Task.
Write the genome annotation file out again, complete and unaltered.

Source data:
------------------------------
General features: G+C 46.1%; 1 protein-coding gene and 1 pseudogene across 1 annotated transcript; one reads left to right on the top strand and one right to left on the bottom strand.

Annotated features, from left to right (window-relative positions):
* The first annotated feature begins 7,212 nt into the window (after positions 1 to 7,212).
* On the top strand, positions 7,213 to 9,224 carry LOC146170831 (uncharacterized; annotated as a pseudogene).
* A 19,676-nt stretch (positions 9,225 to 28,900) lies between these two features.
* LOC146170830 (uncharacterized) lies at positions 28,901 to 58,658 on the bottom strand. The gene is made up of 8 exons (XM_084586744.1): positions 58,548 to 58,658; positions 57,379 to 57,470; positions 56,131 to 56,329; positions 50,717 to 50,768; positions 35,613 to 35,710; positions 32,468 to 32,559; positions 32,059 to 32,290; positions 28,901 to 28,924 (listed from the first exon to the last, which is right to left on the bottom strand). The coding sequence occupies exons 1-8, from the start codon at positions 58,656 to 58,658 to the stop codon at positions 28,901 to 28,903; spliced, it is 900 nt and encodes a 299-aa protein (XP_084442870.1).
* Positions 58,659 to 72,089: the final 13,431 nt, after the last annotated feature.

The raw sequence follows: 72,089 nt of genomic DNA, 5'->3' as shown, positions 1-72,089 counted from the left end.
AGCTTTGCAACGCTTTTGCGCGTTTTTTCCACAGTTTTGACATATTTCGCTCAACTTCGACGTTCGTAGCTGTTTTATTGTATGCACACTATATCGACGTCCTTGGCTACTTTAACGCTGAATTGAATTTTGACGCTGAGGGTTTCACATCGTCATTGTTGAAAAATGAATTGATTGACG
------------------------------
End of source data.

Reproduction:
General features: G+C 46.1%; 1 protein-coding gene and 1 pseudogene across 1 annotated transcript; one reads left to right on the top strand and one right to left on the bottom strand.

Annotated features, from left to right (window-relative positions):
* The first annotated feature begins 7,212 nt into the window (after positions 1 to 7,212).
* On the top strand, positions 7,213 to 9,224 carry LOC146170831 (uncharacterized; annotated as a pseudogene).
* A 19,676-nt stretch (positions 9,225 to 28,900) lies between these two features.
* LOC146170830 (uncharacterized) lies at positions 28,901 to 58,658 on the bottom strand. The gene is made up of 8 exons (XM_084586744.1): positions 58,548 to 58,658; positions 57,379 to 57,470; positions 56,131 to 56,329; positions 50,717 to 50,768; positions 35,613 to 35,710; positions 32,468 to 32,559; positions 32,059 to 32,290; positions 28,901 to 28,924 (listed from the first exon to the last, which is right to left on the bottom strand). The coding sequence occupies exons 1-8, from the start codon at positions 58,656 to 58,658 to the stop codon at positions 28,901 to 28,903; spliced, it is 900 nt and encodes a 299-aa protein (XP_084442870.1).
* Positions 58,659 to 72,089: the final 13,431 nt, after the last annotated feature.

The raw sequence follows: 72,089 nt of genomic DNA, 5'->3' as shown, positions 1-72,089 counted from the left end.
AGCTTTGCAACGCTTTTGCGCGTTTTTTCCACAGTTTTGACATATTTCGCTCAACTTCGACGTTCGTAGCTGTTTTATTGTATGCACACTATATCGACGTCCTTGGCTACTTTAACGCTGAATTGAATTTTGACGCTGAGGGTTTCACATCGTCATTGTTGAAAAATGAATTGATTGACG